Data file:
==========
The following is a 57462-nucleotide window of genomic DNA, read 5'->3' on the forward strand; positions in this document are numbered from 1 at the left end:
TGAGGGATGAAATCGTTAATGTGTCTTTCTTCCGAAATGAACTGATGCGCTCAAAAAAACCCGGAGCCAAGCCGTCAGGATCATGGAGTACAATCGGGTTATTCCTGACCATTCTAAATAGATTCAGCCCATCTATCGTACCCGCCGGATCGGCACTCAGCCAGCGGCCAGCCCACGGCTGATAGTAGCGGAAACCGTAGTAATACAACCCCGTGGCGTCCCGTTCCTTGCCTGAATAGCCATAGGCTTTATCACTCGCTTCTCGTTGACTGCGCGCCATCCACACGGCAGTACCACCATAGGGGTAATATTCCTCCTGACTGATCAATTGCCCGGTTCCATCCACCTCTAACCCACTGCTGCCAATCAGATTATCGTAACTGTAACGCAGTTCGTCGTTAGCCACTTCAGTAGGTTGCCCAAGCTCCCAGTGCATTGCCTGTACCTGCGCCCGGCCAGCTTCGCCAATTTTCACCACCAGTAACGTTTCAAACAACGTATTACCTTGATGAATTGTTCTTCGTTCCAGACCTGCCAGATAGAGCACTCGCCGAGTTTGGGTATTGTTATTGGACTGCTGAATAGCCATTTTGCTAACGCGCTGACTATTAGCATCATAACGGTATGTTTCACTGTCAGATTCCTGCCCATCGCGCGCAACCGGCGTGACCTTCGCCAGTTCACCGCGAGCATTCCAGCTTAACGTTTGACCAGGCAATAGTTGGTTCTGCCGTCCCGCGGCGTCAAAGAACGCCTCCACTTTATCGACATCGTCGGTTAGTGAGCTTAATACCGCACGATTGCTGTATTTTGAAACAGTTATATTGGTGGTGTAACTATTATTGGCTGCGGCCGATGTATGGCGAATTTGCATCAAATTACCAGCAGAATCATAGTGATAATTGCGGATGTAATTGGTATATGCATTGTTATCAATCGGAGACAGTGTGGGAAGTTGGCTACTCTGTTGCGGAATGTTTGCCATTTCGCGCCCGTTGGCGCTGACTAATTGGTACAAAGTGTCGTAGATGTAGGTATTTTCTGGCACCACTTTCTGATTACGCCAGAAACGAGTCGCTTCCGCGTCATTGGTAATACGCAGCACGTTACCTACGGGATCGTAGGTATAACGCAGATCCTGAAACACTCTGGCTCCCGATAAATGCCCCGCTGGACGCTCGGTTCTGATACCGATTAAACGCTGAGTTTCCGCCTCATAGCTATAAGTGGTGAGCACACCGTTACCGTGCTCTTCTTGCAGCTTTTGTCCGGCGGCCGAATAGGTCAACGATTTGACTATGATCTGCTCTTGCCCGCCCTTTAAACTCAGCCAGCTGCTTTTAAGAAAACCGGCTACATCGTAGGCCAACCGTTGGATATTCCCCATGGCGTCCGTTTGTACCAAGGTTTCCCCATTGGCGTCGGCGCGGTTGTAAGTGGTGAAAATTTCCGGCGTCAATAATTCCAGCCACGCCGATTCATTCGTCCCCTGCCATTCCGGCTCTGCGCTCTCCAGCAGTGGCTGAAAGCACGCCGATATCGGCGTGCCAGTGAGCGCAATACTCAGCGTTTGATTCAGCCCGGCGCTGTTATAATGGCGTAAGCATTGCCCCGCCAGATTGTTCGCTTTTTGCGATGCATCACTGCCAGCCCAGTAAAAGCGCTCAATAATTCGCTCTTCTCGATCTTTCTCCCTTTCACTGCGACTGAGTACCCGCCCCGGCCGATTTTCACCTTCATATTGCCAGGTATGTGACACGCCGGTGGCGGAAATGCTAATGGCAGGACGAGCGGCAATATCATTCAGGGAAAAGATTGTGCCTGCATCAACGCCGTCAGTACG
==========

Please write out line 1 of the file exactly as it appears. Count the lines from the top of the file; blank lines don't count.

The following is a 57462-nucleotide window of genomic DNA, read 5'->3' on the forward strand; positions in this document are numbered from 1 at the left end: